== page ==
SYDNEY, Aug 4 (Reuters) - Bryan Habana scored a try with his first touch of the ball in international rugby and 99 tests later the South Africa winger remains one of the most lethal finishers in the game.
On Saturday, the 31-year-old will become the fourth Springbok to win 100 caps when he lines up on the left wing in the Rugby Championship test against Australia in Perth.
Among his South African record 56 tries are nine in 19 matches against the Wallabies, including a hat-trick in Pretoria two years ago.
As one of South Africa’s most experienced players, though, Habana feels his input these days needs to be greater than just dotting the ball down over the whitewash.
“It would be pretty awesome to score my 10th try against Australia in my 100th test,” he said this week.
“But, that said, I think the contribution I need to give as a senior player who’s been there and done it, will be more important off the field than on it.”
Blessed with explosive pace, excellent football skills and an unswerving commitment to the cause, Habana has been one of the most prolific try scorers in rugby since making his debut against then world champions England at Twickenham in 2004.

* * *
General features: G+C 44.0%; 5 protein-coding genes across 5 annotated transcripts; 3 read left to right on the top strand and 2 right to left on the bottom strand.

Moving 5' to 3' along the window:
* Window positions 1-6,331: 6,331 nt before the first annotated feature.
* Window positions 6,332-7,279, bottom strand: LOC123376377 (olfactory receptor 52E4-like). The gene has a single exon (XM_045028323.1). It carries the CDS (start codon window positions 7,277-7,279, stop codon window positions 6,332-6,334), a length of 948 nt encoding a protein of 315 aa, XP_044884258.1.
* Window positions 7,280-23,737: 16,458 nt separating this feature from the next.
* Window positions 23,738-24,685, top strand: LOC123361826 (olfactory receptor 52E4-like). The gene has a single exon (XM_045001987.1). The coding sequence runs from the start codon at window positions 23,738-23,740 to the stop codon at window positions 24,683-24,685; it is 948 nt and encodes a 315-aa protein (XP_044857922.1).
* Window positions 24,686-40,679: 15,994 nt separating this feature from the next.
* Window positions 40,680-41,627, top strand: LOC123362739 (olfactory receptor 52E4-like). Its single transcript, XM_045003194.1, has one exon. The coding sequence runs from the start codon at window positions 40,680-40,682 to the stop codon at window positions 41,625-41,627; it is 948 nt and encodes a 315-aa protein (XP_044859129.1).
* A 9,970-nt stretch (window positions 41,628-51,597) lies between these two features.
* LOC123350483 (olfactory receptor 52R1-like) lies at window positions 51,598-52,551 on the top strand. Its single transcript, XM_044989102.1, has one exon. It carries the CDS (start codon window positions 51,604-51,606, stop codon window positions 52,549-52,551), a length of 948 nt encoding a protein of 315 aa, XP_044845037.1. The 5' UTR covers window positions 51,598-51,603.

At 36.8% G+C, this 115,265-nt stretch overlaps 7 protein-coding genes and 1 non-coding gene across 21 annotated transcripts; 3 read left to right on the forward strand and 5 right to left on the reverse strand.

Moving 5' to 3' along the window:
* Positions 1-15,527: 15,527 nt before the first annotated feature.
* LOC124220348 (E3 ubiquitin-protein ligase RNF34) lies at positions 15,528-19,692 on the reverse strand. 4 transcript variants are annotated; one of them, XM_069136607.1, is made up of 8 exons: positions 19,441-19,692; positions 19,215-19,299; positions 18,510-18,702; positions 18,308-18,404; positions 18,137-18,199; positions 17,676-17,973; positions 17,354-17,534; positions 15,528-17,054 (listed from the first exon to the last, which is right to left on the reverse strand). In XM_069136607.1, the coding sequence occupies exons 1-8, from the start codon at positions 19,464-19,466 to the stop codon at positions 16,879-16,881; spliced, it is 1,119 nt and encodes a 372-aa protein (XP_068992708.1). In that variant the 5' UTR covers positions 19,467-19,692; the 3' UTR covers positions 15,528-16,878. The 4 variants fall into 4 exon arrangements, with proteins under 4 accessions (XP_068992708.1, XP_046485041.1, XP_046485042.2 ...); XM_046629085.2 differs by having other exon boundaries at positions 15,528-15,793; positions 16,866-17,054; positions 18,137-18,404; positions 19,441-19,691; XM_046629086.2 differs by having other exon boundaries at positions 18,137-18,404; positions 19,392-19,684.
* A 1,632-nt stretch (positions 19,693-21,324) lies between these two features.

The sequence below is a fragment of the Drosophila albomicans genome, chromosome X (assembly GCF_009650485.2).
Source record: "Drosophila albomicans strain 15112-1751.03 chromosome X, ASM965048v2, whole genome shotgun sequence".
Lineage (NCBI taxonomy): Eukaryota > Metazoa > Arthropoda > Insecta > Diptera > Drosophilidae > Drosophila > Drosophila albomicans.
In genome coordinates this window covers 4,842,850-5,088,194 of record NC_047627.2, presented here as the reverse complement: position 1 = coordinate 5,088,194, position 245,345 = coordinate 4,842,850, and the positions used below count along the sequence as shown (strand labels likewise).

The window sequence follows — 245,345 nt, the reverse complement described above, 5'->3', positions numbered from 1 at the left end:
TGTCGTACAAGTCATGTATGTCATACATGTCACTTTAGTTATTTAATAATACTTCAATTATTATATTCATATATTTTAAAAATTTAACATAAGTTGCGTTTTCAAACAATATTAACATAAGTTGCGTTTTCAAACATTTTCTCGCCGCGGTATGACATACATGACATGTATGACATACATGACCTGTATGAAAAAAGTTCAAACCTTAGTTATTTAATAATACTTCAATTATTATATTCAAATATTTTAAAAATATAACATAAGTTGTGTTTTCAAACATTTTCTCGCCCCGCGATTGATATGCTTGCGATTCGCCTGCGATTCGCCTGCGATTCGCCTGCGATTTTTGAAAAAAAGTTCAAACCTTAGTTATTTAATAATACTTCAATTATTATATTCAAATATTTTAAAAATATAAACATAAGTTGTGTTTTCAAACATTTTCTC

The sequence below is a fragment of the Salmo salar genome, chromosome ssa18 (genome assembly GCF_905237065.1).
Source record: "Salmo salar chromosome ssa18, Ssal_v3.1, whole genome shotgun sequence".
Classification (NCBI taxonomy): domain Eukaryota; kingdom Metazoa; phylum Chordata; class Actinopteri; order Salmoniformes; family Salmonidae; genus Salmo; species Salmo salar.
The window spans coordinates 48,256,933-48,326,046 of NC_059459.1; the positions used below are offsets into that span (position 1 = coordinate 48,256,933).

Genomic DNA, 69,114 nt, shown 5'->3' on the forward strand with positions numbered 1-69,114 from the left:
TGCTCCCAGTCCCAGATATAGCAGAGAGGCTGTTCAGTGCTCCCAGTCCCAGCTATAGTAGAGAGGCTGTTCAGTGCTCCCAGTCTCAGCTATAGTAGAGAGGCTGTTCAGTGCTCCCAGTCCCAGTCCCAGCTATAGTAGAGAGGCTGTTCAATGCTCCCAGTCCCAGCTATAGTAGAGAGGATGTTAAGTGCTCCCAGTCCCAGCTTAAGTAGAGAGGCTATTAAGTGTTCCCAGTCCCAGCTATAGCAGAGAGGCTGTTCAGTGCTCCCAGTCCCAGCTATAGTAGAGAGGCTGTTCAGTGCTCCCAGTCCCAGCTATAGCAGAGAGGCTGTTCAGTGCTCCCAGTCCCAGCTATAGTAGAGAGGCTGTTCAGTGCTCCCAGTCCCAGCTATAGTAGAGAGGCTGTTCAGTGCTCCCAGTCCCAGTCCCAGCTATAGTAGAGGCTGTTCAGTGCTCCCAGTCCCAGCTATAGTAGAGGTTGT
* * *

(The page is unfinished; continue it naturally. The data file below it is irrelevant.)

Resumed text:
“It’s been a wonderful journey over the last 11 seasons and one I feel very privileged to be a part of,” he added.
”Through the good times and the bad times, the journey has been one that I’ve enjoyed every step of the way.
“Yes, there’s been some trying times but just to get the chance to live out your dream, to be part of a team that represents a country and stands for so much.”
The good times have included a World Cup win and IRB World Player of the Year award in 2007 as well as a British and Irish Lions series triumph and Tri-Nations title in 2009.
The bad followed soon afterwards when he was booed by the crowd during a defeat to Australia at Bloemfontein in 2010 in the midst of the often troubled coaching reign of Peter de Villiers.
Habana said while that was disappointing, he had never lost faith in his own talent or his desire to wear the Springbok jersey.
“The true greats are the ones that bounce back,” he said. “Hopefully when I do hang up my boots, I’ll have left the jersey in a better place than when I received it 11 seasons ago.” (Reporting by Nick Mulvenney, editing by Patrick Johnston)